The purpose of this report is to inform emerging policies and practices on early and forced marriage by highlighting the lived experiences of African immigrant and refugee girls and young women in New York City. Sauti Yetu supports policies and practices that are informed by the diversity of experiences in which early and forced marriage occurs across a variety of immigrant communities that protect the health, well-being, and futures of immigrant young women.
The research for this paper was originally conducted in 2008. At the time of this study, there was little data on immigrant African women entrepreneurs in New York City and in the United States in general. To date very little information exists on immigrant and refugee women entrepreneurs in the informal economy particularly in New York City. Attached to this study are recent numbers from the recent U.S. Census, American Community Survey, and analysis out of the Migration Policy Institute.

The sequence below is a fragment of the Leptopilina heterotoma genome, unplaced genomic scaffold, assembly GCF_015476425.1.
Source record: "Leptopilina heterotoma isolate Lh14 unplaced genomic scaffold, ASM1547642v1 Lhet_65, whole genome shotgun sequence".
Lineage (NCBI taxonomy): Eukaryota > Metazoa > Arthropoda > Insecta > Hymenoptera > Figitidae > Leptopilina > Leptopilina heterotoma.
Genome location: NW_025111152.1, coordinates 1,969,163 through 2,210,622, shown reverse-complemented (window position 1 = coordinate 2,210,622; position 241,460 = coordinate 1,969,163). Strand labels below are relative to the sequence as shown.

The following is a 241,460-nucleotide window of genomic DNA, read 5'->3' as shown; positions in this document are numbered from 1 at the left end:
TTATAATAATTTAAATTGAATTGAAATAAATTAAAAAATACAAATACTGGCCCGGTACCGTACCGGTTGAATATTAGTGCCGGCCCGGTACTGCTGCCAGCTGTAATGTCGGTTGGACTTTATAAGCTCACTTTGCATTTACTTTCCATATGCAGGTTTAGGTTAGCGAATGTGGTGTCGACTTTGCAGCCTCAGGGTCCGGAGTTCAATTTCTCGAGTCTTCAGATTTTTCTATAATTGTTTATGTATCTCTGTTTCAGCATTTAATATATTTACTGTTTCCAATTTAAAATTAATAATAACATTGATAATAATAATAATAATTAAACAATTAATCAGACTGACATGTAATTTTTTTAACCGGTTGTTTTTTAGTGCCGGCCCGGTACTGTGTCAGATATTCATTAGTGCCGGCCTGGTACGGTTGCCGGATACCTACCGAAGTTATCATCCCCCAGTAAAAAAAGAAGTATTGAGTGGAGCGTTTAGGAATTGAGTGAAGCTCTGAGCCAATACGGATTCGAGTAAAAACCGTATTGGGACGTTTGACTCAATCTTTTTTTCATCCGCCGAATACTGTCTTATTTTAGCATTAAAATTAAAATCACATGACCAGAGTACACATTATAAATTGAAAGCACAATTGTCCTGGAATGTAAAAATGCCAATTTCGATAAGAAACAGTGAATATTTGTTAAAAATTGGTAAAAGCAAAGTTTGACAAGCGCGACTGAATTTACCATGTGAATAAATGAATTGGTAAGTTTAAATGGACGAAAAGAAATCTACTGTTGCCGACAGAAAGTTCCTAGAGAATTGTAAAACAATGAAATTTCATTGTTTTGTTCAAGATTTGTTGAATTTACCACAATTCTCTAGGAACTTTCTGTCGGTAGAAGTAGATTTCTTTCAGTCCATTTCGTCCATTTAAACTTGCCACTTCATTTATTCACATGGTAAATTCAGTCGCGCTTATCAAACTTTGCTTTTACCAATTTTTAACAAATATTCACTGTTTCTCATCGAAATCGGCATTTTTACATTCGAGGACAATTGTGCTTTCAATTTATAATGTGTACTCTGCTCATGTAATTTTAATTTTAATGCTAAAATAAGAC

|3|An ethnography of african immigrant women working in hair braiding salons in Harlem.
This report is a part of a series of reports on the lived experiences and contributions of immigrant African women and families in New York City. Specifically, this series is aimed at documenting the lived experiences of African immigrant women as they contribute to the economy and cultural
landscape of the New York City. This study focuses on the barriers to entering and participating in English language programs for African immigrant women working in the hair braiding sector in New York City.
|4|Sexual and Reproductive Health Research and Report
Made possible with support from the United States Department of Health & Human Services Office of Minority Health, African Health Project and Advocates for Youth Muslim Youth Project.
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